The defendants complain because as they assert the plaintiff's allegations did not show that the acts of the defendants were “specially injurious to it”. They rely on City Store v. San Jose–Los Gatos, etc. Co., 150 Cal. 277, 88 P. 977. It will be noted at once that they fail to appreciate the distinction between injury to property right as distinguished from abstract rights. 20 Cal.Jur. 275 “Nuisances”, sec. 12. The plaintiff cites and relies on Lind v. City of San Luis Obispo, 109 Cal. 340, 344, 42 P. 437. The rule stated in that case has not been departed from. Hassell v. San Francisco, 11 Cal.2d 168, 171, 78 P.2d 1021.

The defendants' next point is that the plaintiff's allegations do not show its injury was irreparable. They cite and rely on Randall v. Freed, 154 Cal. 299, 97 P. 669. But in that case the counterclaim under attack did not allege the facts. It merely pleaded the conclusion that the plaintiff was committing “an injury which was irreparable”. In the present case the facts are pleaded. They are sufficient. Schneider v. Brown, 85 Cal. 205, 207, 24 P. 715.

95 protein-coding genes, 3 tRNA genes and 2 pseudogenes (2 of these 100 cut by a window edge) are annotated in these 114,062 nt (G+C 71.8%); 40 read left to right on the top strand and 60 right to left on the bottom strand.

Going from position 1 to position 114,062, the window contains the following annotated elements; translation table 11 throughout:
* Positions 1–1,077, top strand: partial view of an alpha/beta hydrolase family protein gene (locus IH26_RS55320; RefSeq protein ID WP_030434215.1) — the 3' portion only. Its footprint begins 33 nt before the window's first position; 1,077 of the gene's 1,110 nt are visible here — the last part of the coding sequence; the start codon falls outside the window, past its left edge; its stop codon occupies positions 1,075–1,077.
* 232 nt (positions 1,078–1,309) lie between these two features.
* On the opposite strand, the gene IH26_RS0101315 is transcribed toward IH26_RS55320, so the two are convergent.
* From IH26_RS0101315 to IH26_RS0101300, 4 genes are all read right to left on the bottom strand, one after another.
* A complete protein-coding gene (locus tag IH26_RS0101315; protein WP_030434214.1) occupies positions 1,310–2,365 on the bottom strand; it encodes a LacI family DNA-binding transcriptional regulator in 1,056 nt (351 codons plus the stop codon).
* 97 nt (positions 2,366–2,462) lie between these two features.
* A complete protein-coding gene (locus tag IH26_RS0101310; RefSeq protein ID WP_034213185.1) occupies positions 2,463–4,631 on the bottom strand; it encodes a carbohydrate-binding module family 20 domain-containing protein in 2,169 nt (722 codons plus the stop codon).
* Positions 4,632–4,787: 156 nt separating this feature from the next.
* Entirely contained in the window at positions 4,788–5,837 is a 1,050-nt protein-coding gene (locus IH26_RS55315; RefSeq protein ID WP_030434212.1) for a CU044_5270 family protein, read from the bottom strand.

They also claim that the plaintiff has a “plain, speedy, and adequate remedy” by a suit for damages. Bearing in mind that this is an action to restrain the defendants from committing a threatened continuing trespass on the real estate of the plaintiff, a suit for damages is not a plain, speedy, and adequate remedy. Daubenspeck v. Grear, 18 Cal. 443; Hulbert v. California etc. Cement Co., 161 Cal. 239, 245, 118 P. 928, 38 L.R.A.,N.S., 436.

Again the defendants contend the operation of a poultry market is not a nuisance per se and therefore the action is premature and the judgment is erroneous in that it assumes the operation of the business must necessarily result in a nuisance. That contention is not supported by the record. The plaintiff's complaint was directed against certain operations of defendants but not against all of their operations. The findings of the trial court followed the allegations of the complaint.

What we have just said leads us to the last point in which the defendants assert the judgment was too broad because it did not permit the conduct of the business even in a manner not to injure plaintiff. That contention, also, is not sustained by the record. The judgment in no manner enjoined the marketing of dressed meats.

The judgment appealed from is affirmed.


We concur: NOURSE, P.J.; SPENCE, J.